In 1996, he was the opening act for the G3 tour, getting raves from hard-rockers who’d come to see headliners Steve Vai, Joe Satriani and Eric Johnson. In fact, to accommodate the set change, he and Johnson worked up a duet on Adrian’s “Lunchtime At Rosie’s,” which they recorded for Legg’s Fingers & Thumbs CD (on Red House). In ’03 he signed with Vai’s Favored Nations label and released Guitar Bones, followed with last year’s Inheritance – the 13th entry in his catalog.

“Nefertiti – What A Sweetie” is an appropriate title for the light-hearted boogie that opens the CD, while the Celtic-tinged “My Blackbird Sings All Night Long” would give you the feeling of flying, with or without the winged reference. And “A Waltz For Leah,” a simple, beautiful melody, with a nice treat at the end: a string section which Adrian scored using Sibelius software.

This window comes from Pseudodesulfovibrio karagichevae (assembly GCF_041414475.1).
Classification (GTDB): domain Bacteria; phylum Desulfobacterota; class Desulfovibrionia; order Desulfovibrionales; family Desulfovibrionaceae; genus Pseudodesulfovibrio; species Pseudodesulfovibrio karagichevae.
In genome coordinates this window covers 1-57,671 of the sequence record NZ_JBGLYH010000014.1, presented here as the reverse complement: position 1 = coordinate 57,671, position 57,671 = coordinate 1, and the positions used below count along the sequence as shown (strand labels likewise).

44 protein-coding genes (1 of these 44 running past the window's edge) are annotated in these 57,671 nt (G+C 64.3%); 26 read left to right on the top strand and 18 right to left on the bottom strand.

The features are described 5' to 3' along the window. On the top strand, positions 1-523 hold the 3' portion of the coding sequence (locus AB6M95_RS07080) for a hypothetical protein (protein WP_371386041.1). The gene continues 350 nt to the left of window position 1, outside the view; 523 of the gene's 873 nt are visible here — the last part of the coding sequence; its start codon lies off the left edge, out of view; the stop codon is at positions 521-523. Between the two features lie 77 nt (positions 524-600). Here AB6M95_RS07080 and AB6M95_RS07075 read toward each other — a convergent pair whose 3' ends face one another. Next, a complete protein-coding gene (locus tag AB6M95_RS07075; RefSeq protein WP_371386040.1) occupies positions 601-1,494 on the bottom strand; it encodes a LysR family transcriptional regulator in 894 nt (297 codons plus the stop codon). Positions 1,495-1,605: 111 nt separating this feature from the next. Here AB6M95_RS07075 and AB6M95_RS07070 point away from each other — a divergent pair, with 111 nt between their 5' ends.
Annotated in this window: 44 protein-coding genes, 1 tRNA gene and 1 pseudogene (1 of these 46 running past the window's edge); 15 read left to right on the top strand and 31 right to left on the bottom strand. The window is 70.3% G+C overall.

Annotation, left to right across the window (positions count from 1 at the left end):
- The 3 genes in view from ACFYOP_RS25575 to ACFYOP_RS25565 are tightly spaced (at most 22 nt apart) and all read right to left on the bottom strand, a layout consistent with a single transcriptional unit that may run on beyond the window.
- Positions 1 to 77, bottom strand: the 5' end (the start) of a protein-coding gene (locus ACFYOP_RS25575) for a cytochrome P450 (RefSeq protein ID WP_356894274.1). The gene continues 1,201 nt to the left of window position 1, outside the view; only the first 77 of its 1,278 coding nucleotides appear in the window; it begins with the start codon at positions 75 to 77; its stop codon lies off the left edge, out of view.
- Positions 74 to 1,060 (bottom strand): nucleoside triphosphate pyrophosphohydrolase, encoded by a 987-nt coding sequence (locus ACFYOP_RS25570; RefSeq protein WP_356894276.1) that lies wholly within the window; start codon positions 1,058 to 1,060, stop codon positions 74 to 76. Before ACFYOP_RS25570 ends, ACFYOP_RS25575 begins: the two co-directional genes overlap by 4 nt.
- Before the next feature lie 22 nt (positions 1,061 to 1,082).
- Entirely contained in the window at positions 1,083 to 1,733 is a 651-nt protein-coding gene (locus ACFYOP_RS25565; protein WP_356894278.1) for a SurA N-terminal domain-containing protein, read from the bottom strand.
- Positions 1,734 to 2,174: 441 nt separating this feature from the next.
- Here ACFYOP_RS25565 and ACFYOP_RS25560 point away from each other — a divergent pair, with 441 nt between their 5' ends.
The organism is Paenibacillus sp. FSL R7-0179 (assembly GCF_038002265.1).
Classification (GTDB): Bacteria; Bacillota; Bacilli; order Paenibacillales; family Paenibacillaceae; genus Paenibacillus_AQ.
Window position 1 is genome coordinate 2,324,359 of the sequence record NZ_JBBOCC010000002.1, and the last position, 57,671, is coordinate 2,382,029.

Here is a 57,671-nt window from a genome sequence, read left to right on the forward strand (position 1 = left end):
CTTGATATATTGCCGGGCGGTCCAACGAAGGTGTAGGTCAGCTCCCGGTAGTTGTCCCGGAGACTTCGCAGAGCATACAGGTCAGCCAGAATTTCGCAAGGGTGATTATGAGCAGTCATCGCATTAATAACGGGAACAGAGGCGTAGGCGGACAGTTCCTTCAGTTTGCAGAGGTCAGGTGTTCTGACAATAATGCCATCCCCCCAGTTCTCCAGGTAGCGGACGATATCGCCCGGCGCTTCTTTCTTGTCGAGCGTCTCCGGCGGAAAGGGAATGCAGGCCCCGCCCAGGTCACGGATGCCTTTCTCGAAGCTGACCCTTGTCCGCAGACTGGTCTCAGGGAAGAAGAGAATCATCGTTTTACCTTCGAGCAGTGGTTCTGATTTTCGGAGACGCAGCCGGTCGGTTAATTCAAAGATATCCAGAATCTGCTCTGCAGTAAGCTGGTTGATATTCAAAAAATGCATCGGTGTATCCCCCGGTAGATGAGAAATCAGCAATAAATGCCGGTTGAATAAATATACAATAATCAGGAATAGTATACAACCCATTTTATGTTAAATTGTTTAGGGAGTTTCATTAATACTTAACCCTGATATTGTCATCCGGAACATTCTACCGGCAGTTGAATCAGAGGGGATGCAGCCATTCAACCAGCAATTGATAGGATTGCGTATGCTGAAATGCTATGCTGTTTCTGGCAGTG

The emotional sweep of the CD is actually more impressive than any display of chops – even on a tour de force like “More Fun In The Swamp.” As Legg stresses, his goal is “to make something happen in that guy’s head sitting down there.” And, despite his aversion to the recorded medium, on CD and onstage night after night, he succeeds – going places no guitarist has ventured before, and transporting lucky listeners with him.

Vintage Guitar: You said onstage that you hate the recording process with a passion.
Adrian Legg: It’s the tail of the dog. Normally, we all go together and we make the event – the performers and the audience. It’s a social event; we all interact. The audience has a big effect on it. This is what music is: it’s a live thing where we get together and do it, and we go away from it with bits of it in our minds that we remember. Those bits that we remember from a performance change and grow in our minds. And I think that is a very important part of everybody’s creative process – how you remember it, which changes. It gets better or worse, but the fact that it changes is the important thing.